Jimmy took us for lunch at my favourite restaurant and the manager gave me a free large glass of wine. I had already had one and was feeling a little tipsy by the time we left for the garden centre. I had my chauffeur so it did not matter. The children wanted to buy me some new plants for our deck.
We drove past the church and Emily asked, as usual, "When can we go to the church again?"
"Maybe we will try a different church sometime," I replied, remembering how I had not been very welcome last time. See "Praise the Lard" http://laughinthefaceofpms.blogspot.com/2010/09/praise-lard.html and "Sunday Morning Worship" http://laughinthefaceofpms.blogspot.com/2010/08/sunday-morning-worship.html
By the time we arrived, I was feeling a bit wobbly. Emily grabbed a garden trolley (cart) and climbed in and I pulled it. Jimmy and Henry had already disappeared into the plants. I proceeded up a small hill on the path between the newly planted bonsais and the marigolds. We had just reached the Bougainvilleas, when Emily screeched suddenly and fell backwards out of the trolley, in which we had already put a few pink potted plants. The handle of the trolley whipped around under my legs and I fell back in the opposite direction into some particularly prickly bushes. I felt a patch of freshly watered soil creeping into my pink shorts and underwear. At least it numbed the pain, caused by the large thorns, that were piercing my behind. As I staggered up, I saw a member of staff appearing, shaking her head.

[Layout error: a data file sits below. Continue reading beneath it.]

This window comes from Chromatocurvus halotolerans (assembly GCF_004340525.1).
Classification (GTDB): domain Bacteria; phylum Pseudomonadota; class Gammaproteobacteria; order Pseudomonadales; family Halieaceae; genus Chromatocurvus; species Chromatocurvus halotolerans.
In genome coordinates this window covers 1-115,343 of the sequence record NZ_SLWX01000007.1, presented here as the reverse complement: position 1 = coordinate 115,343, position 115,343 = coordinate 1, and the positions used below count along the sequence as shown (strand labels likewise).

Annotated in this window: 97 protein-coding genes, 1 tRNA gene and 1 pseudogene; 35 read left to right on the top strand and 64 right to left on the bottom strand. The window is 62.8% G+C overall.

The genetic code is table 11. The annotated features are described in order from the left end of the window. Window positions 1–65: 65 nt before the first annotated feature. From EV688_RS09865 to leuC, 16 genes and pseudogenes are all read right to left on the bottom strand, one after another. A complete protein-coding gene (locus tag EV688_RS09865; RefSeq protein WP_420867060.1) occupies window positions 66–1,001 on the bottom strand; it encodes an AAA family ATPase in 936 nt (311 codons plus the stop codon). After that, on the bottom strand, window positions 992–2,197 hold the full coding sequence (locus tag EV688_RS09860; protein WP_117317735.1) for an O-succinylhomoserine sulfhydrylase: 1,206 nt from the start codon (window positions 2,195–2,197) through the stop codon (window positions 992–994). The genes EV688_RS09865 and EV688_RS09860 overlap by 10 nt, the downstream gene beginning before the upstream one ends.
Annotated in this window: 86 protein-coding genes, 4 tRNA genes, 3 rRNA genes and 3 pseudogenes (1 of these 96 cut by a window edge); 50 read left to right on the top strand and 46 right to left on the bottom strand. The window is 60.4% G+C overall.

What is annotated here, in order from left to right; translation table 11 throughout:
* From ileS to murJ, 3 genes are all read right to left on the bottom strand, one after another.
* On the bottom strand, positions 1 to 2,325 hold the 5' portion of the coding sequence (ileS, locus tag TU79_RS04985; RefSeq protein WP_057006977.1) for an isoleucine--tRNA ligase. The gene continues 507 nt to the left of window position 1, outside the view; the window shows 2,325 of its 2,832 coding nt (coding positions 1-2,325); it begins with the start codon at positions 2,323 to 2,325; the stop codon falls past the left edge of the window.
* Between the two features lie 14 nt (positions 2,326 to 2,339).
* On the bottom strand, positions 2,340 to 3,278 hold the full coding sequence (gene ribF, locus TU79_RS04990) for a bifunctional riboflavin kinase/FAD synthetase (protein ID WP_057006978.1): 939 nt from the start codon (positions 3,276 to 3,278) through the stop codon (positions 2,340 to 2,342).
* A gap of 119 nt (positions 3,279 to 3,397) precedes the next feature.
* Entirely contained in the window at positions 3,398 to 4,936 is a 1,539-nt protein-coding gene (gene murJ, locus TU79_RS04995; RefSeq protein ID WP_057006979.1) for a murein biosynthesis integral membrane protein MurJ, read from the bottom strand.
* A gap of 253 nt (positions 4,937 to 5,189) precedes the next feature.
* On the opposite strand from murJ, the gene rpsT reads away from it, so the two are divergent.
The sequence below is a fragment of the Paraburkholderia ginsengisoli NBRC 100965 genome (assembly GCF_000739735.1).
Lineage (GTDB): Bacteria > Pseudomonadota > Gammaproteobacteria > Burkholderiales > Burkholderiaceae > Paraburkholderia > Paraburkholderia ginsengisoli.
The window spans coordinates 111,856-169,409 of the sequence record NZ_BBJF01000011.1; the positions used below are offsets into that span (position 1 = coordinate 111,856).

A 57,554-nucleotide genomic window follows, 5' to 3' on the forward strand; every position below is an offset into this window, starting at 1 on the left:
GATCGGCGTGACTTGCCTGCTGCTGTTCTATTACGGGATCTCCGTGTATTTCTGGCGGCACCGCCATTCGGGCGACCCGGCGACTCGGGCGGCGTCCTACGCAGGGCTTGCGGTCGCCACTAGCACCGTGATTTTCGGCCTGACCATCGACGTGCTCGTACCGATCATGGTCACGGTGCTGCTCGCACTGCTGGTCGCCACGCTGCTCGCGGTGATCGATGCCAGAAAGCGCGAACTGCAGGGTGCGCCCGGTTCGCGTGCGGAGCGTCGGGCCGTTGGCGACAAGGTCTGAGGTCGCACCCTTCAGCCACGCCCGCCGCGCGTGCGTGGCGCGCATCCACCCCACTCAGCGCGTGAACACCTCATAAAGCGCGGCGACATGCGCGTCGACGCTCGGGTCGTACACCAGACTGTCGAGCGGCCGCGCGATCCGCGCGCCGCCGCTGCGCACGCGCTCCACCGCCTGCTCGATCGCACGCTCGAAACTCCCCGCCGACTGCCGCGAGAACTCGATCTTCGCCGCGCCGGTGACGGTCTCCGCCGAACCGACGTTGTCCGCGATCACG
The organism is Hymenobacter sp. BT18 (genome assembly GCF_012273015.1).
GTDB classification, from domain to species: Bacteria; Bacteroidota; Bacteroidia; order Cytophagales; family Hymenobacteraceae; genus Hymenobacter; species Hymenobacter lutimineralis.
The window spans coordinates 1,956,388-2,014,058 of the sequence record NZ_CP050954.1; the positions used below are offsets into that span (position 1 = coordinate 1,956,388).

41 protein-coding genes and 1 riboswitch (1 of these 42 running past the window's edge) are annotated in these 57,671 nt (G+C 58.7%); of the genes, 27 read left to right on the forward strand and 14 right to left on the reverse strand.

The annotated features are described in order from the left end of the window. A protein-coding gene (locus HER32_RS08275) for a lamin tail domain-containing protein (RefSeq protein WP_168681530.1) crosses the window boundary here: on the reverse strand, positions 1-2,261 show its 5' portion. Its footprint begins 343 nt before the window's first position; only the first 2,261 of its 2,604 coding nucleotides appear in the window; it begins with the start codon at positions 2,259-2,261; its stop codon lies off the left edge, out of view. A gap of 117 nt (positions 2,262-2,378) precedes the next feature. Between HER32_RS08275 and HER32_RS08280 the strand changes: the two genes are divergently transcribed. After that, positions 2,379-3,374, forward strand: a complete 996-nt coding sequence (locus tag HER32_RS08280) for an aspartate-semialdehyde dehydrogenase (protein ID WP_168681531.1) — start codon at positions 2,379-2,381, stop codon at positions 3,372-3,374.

Emily was screaming and was covered in soil from the pink pot plants that had been covering the sticker which read, "Children should not ride in cart."
Jimmy was peering over the top of the tomato plants at me, also shaking his head. Henry came rushing round the corner to see if he was missing out on any excitement.
We loaded up the trolley with some new plants - I did not wish to pay for broken ones. Emily finally stopped screaming and we paid and then went to the potting soil area to get something to plant the new flowers in. Emily and Henry were clambering about in the bags of soil whilst Jimmy huffed and puffed and lifted a few bags onto the flower-laden trolley. I lifted one bag on and then decided to have a rest. After all, it was Mother's Day and I had a very dirty brown patch on the back of my pink shorts. Jimmy mumbled something about me thinking I was the queen, but lacking the required decorum.
Suddenly, Henry started a kerfuffle (commotion). He was stuck between some bags of potting soil. Emily was squealing at Jimmy to help.
Whilst Jimmy helped Henry to extricate himself from the "castle", I tried to load one more bag of soil onto the already full trolley. I am not going back to that garden centre again. The whole cart tipped over once more, squashing the plants which we had already paid for.
Jimmy was in a real rage by now and he flung bags of soil and plants into the van like provoked Popeye.
On the way home, Emily said again, "Eww, what's that terrible smell?"
I glanced into the back of the van and realized that one of the bags of potting soil had burst open and was liberally scattering its "real fish heads and organically raised chicken manure" onto the floor.
"How can a simple trip to the garden centre be so awful?" was Jimmy's response.